Extensive root system on American beach grass. Photo: Juliana Barrett
Property owners can work together to increase or create dunes as a protective measure. Teaming with your neighbors can help defray construction costs, and create a more storm-resistant dune. Dune construction may require an individual permit or a Certificate of Permission from the Connecticut DEEP. You should consult with staff from Office of Long Island Sound Programs (OLISP) to determine the appropriate permit process. Dune activities are limited by specific timing windows, mostly related to seasonality of plants and threatened or endangered species such as least terns or piping plovers. If these species are present, you will need to submit a Request for Natural Diversity Data Base (NDDB) State Listed Species Review Form (DEP-APP-007), and all required attachments, including maps, to the NDDB for further review. The process is designed to assist in complying with the State Endangered Species Act program. Maps have been developed to serve as a pre-screening tool to help applicants determine if there is a potential impact to state listed species. You can find these pre-screening maps at CT DEEP NDDB.
When is it appropriate to construct a dune?
Dune construction is not appropriate for all coastal sites as dunes are not simply piles of sand (e.g. a berm) or rocks covered with sand or soil. Natural sand dunes usually start as windblown sand that accumulates in a sheltered area behind some type of obstacle such as piles of seaweed. The obstacle slows down or blocks the wind, causing sand to accumulate behind it. In Connecticut, dunes are often colonized by American beach grass. As the plants grow, they trap additional windblown sand with their stems and their extensive root systems hold sand in place.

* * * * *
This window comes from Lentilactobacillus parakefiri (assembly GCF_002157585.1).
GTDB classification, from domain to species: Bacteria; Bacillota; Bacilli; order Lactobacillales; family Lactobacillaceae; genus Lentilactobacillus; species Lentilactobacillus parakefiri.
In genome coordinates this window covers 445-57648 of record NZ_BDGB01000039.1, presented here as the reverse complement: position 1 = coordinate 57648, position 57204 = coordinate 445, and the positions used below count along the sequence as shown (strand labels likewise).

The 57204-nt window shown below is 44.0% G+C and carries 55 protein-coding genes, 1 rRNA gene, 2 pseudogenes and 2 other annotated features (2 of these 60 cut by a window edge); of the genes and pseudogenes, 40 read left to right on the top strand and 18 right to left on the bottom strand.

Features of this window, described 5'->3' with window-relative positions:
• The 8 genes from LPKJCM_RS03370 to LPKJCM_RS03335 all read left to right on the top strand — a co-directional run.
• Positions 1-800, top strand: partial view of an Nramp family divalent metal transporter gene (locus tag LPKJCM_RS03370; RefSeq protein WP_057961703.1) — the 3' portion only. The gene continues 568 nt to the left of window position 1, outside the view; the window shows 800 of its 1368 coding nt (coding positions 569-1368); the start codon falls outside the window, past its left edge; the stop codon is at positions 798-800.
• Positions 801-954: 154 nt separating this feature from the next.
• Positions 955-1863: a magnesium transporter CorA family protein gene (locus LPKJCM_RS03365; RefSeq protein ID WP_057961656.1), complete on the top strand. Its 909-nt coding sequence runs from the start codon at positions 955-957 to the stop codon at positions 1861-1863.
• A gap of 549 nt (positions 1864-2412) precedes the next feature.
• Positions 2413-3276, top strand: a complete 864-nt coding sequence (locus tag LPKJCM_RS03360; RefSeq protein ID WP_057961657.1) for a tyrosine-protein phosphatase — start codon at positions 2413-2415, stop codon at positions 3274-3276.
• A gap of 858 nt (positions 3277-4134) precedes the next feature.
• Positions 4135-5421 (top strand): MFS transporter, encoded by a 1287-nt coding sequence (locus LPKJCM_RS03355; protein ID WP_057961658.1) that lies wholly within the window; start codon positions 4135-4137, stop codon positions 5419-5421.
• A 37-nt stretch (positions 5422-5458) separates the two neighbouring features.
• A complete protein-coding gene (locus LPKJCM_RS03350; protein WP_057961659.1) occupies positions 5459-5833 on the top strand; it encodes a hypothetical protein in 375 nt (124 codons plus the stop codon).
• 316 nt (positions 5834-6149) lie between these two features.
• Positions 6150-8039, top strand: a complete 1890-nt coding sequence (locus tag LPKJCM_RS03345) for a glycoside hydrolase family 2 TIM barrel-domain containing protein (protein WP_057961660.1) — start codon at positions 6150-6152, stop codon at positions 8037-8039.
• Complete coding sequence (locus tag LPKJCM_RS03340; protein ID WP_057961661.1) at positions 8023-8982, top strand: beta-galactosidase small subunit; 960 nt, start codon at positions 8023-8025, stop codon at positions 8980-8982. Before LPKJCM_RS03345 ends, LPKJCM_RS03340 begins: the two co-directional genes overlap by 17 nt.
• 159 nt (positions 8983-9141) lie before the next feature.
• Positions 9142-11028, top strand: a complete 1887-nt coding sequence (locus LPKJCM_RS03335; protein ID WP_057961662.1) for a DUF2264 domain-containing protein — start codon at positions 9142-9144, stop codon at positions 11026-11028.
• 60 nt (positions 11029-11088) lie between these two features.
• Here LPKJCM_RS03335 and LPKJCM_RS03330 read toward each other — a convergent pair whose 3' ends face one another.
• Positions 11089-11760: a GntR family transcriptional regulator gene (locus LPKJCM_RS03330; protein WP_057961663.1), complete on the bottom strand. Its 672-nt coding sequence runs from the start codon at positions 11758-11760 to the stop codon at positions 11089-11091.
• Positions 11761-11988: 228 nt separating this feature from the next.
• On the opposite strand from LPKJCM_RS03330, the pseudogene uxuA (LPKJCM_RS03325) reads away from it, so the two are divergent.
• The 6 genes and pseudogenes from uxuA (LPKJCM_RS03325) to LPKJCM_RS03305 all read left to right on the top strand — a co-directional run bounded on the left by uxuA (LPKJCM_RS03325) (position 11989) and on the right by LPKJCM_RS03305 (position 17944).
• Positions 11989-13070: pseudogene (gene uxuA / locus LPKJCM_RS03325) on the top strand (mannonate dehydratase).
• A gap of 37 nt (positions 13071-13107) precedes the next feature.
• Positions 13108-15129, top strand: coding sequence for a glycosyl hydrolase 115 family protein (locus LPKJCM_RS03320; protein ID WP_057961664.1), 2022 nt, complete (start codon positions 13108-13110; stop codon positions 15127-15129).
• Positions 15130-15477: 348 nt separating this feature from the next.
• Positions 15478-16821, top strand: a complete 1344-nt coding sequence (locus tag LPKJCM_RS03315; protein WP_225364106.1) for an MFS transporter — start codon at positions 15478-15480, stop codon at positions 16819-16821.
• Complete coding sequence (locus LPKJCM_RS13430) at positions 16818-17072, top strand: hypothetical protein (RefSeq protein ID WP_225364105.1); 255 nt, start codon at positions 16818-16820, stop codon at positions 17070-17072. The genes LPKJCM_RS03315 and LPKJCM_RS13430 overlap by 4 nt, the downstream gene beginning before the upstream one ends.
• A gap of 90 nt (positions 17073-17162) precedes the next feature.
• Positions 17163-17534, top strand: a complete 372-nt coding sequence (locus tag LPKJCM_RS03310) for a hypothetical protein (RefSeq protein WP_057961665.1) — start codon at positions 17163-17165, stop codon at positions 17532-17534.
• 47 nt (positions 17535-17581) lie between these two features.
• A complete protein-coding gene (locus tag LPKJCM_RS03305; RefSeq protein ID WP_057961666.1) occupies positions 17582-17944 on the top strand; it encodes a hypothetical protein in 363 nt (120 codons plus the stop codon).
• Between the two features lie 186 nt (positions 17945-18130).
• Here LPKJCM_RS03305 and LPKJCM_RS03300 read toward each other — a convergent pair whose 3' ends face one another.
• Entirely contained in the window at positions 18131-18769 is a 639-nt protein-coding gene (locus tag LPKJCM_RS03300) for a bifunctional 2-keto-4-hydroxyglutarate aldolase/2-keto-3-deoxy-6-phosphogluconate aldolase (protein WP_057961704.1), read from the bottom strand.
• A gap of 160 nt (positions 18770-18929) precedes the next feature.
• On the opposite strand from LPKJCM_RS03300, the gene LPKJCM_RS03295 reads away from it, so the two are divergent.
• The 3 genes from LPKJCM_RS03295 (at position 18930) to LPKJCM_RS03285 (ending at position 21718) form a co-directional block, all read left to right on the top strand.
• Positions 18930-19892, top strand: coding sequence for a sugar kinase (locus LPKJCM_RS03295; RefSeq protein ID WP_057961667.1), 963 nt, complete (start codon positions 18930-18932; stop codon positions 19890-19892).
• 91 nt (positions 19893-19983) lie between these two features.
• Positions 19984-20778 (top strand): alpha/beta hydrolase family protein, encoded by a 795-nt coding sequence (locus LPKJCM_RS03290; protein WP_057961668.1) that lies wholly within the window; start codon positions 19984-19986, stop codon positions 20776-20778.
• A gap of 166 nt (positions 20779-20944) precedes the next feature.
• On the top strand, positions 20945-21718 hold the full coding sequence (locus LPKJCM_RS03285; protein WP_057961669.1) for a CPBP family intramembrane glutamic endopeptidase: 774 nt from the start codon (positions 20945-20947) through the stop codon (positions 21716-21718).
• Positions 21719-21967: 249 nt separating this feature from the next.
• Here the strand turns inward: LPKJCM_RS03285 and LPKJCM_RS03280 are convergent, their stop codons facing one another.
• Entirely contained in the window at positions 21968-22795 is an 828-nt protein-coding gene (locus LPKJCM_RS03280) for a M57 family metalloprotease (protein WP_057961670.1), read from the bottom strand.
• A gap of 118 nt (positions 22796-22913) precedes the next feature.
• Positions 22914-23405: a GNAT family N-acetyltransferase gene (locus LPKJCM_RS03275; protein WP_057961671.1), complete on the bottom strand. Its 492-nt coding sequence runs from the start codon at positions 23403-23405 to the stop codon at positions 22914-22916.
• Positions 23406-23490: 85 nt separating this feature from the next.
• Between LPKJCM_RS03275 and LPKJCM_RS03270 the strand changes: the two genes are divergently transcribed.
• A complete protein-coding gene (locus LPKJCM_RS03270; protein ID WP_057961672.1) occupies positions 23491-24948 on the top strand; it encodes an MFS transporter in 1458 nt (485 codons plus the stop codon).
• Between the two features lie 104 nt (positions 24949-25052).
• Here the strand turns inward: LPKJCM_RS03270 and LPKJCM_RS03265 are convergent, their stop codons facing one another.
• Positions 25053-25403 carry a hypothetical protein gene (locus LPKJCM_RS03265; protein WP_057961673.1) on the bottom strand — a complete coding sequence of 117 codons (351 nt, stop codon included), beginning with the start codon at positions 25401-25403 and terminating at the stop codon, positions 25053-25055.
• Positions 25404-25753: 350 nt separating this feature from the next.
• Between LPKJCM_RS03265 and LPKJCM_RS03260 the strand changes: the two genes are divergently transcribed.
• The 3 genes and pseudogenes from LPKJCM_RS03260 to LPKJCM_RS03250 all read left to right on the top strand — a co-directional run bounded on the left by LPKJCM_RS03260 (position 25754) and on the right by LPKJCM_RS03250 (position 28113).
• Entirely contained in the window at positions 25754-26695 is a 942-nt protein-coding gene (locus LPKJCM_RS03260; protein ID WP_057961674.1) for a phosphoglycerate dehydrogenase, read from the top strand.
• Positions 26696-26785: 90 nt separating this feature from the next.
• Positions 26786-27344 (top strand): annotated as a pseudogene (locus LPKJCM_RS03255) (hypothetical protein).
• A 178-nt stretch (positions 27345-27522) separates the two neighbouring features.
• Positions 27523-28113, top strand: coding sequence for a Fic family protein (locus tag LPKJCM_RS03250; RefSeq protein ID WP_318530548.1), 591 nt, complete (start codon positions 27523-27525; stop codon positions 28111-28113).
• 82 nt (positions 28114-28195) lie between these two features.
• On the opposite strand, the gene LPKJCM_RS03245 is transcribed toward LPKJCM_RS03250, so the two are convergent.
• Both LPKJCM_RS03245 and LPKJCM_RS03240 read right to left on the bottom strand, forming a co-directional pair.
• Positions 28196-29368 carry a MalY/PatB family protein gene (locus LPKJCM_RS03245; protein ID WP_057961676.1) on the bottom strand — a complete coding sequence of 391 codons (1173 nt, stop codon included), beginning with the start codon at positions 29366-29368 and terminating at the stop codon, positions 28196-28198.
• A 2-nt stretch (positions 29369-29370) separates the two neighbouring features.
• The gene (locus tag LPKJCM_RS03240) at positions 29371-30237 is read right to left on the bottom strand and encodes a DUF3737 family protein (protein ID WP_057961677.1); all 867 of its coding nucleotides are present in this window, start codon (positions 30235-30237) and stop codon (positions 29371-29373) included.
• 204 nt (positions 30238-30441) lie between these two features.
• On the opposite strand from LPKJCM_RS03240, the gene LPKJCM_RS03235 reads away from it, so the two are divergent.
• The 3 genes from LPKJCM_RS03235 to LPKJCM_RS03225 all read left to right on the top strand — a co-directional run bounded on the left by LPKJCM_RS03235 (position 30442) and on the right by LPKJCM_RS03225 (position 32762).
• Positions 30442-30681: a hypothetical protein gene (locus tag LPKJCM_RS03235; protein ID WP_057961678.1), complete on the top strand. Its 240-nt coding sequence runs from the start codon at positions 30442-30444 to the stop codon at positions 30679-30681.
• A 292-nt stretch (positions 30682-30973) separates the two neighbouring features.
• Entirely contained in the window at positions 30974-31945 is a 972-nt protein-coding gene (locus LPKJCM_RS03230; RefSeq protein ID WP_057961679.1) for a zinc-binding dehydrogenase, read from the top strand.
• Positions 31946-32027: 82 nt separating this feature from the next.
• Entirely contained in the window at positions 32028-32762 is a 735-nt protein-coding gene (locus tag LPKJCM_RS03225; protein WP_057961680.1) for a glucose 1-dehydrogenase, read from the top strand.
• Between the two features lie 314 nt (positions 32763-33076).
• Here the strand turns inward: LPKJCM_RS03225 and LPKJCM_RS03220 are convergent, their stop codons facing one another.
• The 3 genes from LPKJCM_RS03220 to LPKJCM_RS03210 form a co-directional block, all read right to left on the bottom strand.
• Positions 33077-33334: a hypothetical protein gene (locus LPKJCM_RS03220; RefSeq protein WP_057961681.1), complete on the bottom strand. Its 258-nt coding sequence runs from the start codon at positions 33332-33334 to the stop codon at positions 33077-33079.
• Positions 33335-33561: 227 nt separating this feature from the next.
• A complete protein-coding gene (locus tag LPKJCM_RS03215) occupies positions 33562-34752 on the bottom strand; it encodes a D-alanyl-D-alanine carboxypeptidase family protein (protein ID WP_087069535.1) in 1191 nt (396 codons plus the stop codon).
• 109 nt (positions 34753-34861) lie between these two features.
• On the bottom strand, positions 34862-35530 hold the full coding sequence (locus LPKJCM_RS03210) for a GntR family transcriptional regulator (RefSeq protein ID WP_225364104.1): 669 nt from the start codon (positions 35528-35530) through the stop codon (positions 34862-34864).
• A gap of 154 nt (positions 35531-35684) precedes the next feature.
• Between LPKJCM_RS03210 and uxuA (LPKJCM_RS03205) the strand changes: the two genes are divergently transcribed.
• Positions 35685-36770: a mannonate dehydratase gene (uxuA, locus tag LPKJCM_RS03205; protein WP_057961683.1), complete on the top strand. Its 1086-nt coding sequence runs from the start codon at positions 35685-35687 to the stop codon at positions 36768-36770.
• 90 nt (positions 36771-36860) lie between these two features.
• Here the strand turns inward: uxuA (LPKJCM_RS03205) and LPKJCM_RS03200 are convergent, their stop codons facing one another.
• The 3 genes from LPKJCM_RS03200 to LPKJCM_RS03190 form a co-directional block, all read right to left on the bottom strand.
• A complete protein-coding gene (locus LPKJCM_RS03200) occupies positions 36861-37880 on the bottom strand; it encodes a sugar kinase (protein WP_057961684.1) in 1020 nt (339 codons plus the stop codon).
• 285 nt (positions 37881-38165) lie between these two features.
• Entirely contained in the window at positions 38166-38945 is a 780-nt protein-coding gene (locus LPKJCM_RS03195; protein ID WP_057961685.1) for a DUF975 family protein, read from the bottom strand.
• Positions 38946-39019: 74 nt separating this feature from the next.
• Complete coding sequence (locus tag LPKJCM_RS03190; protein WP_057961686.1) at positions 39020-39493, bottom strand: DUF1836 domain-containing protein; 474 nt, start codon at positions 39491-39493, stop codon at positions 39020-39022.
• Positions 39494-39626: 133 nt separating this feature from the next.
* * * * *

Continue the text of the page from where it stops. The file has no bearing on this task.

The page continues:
Because vegetation and sand fencing take a long time to build a new dune, bulldozing has become a common form of artificial dune construction. However, bulldozed piles of sand are not the same as natural dunes. Natural dunes require a source of sand transported to the beach by waves and currents. Over time, windborne sand causes the dune to grow and move with the local conditions. Lack of a natural source of sand means the constructed “dune” may be just a very expensive and temporary pile of sand.
More Dune Creation Techniques
Other dune creation techniques involve using long geotextile tubes that are filled with sand and then placed so as to create a dune system. The tubes are then covered with sand and planted with American beach grass. This technique has been used successfully in several coastal Connecticut locations but siting of the dune location is critical and requires input from coastal engineers and other experts, as well as possible permitting from state and local officials.
Historical aerial photos and maps can help property owners determine if dunes once existed naturally at their site. Alternatively, a section of dune fencing can be set up to see if it successfully traps sand. The Connecticut Natural Diversity Data Base (NDDB) should be checked to ensure fencing is allowed at the site since fences can disturb nesting birds. In addition to a source of sand, constructed dunes must be placed far enough landward on the beach to withstand the average storm wave run-up. Many beaches are too narrow to support the construction of a stable, artificial dune. For more information on sand dunes and their formation, see Sand Dunes.